The Big List of Time Travel Adventures


aka “The Beach Where Time Began”
by Damon Knight
First publication: Far Out, 1961

Mr. Rossi yearns so much to travel through time that he manages to do so with only the power of his mind, but now he’s traveling is out of control: a series of moments past to present to future, which keep repeating but never the same.

 He found a secondhand copy of J.W. Dunnes An Experiment with Time and lost sleep for a week. He copied off the charts from it, Scotch-taped them to his wall; he wrote down his startling dreams every morning as soon as he awoke. There was a time outside time, Dunne said, in which to measure time; and a time outside that, in which to measure the time that measured time, and a time outside that. . . . Why not? 

   “The End”
aka “Nightmare in Time”
by Fredric Brown
First publication: The Dude Magazine, May 1961

I like Fredric Brown and his creative mind, but this was just a gimmick short short time-travel story in which the gimmick didn’t gimme anything. Now, if he had used this gimmick and the story had actually parsed, that would have caught my attention.

  . . . run backward run . . . 

   “My Object All Sublime”
by Poul Anderson
First publication: Galaxy, Jun 1961

A man becomes fast friends with a real estate entrepreneur who, one night, tells him a fantastic story of time-travelers in the far future who use the past as a criminal dumping ground.

 The homesickeness, though, thats what eats you. Little things you never noticed. Some particular food, the way people walk, the games played, the small-talk topics. Even the constellations. They're different in the future. The sun has traveled that far in its galactic orbit. 

   “Of Time and Eustace Weaver”
aka “The Short Happy Lives of Eustace Weaver”
by Fredric Brown
First publication: Ellery Queen’ Mystery Magazine, Jun 1961

When the eponymous hero invents a time machine, he’s quite happy to embark on a career of larceny, gambling, and playing the market to make his riches, knowing that if things go awry, he can always return to the start.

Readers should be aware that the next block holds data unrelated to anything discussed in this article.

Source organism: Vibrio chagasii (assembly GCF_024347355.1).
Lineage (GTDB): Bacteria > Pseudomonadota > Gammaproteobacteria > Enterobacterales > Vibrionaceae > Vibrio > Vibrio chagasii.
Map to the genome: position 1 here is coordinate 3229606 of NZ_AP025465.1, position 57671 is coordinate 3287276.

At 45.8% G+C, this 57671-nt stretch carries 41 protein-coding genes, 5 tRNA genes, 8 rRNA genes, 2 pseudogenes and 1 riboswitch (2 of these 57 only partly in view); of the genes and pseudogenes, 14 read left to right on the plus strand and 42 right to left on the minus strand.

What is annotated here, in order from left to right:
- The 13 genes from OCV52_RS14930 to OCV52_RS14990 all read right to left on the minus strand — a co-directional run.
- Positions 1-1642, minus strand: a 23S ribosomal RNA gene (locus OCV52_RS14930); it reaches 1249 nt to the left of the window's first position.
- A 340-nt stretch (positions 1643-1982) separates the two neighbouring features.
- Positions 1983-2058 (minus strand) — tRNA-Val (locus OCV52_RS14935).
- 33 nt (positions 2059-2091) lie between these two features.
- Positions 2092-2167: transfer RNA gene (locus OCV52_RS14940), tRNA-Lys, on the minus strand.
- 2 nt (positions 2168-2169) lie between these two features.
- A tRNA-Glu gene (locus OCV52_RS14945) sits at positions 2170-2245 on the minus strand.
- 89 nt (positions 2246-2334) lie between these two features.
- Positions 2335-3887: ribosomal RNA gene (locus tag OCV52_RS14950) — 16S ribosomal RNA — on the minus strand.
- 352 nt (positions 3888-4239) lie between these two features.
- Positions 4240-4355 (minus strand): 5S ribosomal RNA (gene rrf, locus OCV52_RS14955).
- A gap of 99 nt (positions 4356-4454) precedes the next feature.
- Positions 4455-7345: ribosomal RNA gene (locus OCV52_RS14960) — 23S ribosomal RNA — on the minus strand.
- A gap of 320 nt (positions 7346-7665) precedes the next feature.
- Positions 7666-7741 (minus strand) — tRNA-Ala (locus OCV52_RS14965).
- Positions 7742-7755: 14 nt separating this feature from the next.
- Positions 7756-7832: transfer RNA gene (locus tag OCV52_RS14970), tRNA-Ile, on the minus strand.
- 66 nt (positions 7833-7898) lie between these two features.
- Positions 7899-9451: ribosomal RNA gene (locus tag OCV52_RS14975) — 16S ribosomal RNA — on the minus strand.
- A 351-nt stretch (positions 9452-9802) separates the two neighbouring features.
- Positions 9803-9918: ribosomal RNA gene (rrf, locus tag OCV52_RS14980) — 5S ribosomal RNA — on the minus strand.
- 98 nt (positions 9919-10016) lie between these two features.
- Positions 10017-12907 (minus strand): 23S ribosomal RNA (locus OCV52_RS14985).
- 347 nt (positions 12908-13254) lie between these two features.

When the story was reprinted in Nightmares and Geezenstacks it was presented as three separate vignettes (’The Short Happy Lives of Eustace Weaver, Parts I, II and III), but the original EQMM publication had just one entry (Of Time and Eustace Weaver) in its table of contents.

 He could become the richest man in the world, wealthy beyond the dreams of avarice. All he had to do was to take short trips into the future to learn what stocks had gone up and which horses had won races, then come back to the present and buy those stocks or bet on those horses. 

   Walt Disney’s Classic Cartoons
First time travel: 21 Jun 1961

Even before the modern Duck Tales that my kids watched, I’ll bet Mickey and his friends went romping through time numerous times. The only one that I remember seeing as a kid myself was a trek by a singing father and son to see the invention of the wheel by a prehistoric Donald Duck (“Donald and the Wheel”).
  1. Donald and the Wheel (21 Jun 1961) Donald Duck
  2. Sir Gyro de Gearloose (6 Oct 1987) Duck Tales
  3. Time Is Money (25 Nov 1988) Duck Tales
  4. Goofy Baby (27 Jan 2008) Mickey Mouse Clubhouse
  5. Pluto’s Dinosaur Romp (3 Jul 2010) Mickey Mouse Clubhouse

 This cat is really nowhere; in some circles, wed call him square. 

   “The Zookeeper”
by Otis Kidwell Burger
First publication: The Magazine of Fantasy and Science Fiction, Jul 1961

Some 18,000 centuries in the future, one remaining being from the past looks after the animals and artifacts in the zoo where They keep Their collectables including Ruth, a reflective and naive woman of the long-lost past.